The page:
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J. Butler
Memory Elizabeth Newton , June 25th, 2015 14:36

Igor Stravinsky famously wrote that contrast satisfies us immediately, but repetition only in the long run. So goes J. Butler's Memory, a patient exploration of the ways we remember using guitar, loops, and field recordings. The album takes a moment to sink in. Traces of human materiality, of technological mediation shifting in space, coexist with ambient drones that swell and fade. Dynamic soundscapes are full of pleasant eruptions, human and mechanical alike: a fret, a hum, a buzz, a fragment of something past. Subtle oscillations speed up and drift by, like insects. Sounds scratch and catch on corners, scarves stuck on a nail, lingering for a second before riding the breeze. This is summer music, for when you don't mind the wait.

Memory rewards multiple listens as new layers expand like petals, wings, or hands. Mastered by Seth Chrisman, this is high-fidelity drone music, full of clarities that are meant to be cherished. Butler's approach to sound resembles the gradually unfolding synthesiser experiments of pioneer Éliane Radigue as much as the static electricity of more recent artists such as Actress and others, who stretch fuzz thin, relishing noise for its own sake. Occasionally, a muddier, lo-fi soundscape settles in, as on the closing track, 'Ephemera'. The muted foundation there is given direction by a guitar melody punctuated by errant blips and hisses, anomalies in the space that jump out of the bushes and crouch back down, making us wonder if they were put there on purpose.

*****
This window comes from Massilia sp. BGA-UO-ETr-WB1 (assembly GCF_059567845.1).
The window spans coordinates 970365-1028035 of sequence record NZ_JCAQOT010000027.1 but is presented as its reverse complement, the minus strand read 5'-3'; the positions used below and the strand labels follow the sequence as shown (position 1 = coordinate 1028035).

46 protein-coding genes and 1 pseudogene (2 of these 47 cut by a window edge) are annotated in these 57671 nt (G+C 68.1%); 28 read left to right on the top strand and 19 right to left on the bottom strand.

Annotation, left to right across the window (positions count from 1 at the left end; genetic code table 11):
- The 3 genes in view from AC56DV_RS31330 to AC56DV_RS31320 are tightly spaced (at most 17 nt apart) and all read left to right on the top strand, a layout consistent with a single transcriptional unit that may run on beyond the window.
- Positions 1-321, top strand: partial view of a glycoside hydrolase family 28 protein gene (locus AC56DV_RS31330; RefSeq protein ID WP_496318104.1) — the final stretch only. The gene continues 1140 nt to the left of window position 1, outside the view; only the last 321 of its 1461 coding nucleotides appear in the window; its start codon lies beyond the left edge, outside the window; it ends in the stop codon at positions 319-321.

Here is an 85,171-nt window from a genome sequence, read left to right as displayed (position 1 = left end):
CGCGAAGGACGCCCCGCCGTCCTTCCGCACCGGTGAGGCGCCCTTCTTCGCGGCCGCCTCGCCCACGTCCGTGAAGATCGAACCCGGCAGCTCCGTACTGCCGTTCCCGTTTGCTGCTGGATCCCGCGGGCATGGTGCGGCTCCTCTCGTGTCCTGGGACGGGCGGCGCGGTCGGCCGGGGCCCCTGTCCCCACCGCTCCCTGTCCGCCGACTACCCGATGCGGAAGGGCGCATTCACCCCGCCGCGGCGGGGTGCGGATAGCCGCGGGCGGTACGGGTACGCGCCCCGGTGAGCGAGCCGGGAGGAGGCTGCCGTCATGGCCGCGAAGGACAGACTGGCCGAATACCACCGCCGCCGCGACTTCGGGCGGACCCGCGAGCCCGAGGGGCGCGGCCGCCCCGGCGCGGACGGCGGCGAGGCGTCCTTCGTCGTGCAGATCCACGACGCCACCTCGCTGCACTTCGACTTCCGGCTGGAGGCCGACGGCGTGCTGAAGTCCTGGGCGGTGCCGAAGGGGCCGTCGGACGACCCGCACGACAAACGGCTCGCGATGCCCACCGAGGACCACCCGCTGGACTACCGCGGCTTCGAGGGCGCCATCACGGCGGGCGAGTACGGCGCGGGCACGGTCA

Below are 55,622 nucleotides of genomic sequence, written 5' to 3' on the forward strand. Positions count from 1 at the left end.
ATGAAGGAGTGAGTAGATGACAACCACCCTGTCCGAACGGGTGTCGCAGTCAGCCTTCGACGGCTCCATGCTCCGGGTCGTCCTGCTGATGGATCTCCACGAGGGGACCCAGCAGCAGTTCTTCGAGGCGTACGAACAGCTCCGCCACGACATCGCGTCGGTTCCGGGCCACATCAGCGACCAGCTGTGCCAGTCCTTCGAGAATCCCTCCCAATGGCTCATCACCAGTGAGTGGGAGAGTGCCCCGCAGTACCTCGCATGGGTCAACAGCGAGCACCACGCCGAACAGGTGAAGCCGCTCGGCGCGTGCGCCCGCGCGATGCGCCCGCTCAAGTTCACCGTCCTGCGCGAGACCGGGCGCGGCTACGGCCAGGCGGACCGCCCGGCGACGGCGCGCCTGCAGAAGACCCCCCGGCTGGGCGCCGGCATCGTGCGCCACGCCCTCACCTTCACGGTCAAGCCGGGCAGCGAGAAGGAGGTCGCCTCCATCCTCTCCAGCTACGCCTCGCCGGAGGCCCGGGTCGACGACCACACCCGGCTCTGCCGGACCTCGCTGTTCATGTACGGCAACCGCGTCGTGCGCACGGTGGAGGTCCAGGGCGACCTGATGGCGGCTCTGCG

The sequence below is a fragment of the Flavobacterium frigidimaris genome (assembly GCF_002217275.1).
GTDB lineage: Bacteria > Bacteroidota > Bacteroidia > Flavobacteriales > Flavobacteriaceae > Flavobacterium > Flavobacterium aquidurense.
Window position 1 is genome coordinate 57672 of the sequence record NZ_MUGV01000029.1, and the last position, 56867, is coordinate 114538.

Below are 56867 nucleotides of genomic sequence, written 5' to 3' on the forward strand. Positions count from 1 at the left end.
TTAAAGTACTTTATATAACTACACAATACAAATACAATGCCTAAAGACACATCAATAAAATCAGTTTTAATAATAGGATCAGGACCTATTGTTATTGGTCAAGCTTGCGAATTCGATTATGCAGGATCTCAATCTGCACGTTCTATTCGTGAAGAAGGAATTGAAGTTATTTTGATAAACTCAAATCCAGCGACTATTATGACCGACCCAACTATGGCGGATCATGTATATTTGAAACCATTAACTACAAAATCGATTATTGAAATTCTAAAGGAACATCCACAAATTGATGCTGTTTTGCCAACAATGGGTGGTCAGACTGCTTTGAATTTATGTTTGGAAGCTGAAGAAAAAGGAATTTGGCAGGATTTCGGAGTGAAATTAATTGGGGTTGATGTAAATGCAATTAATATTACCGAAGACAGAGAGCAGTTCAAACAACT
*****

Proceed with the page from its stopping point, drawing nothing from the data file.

Intentional or not, all of the sounds intrigue, and the track 'Billions And Billions' most of all. It represents memory at its patchiest, a memory consulted long after the fact, belatedly. The sounds, etched here with their sources unclear, are difficult to describe: they are crisp, glitchy, and wrought from something digital, beats uneven and rough around edges that unabashedly show themselves. In other words, this is seriously good.

All six tracks are similarly evocative, even the weakest segment, 'North', which offers nothing new. Unlike the other pieces, each of which subtly suggests a different sensation of memory, 'North' feels more like a quotation, referencing a long lineage of modern experimental composers. The resultant soundscape, comprising permutations of a harmonic series, seems amiss here. Listening is rewarding nonetheless, due to Butler's impressive manipulation of the rhythm of pure sound, combining a range of timbres to produce metered resonance. His command of various textures here and elsewhere is likely informed by his project Noisecycle, by which he produced a new creative piece every day for a year in 2012.

The challenge of remembering, as Butler renders it, is to recall feeling in real time, though most of us would rather just skip the parts that drag or rub or bore. And so during some moments of this album I found myself wanting a quicker pace, eager to rush ahead for the sake of contrast itself. But the form of memory we are asked to inhabit is one in which there is no shortcut through time. With Memory, Butler proves himself to be one of many musicians working today who has made restraint into a productive creative ethos, a common diligence that makes this contribution no less meaningful, and at times downright memorable.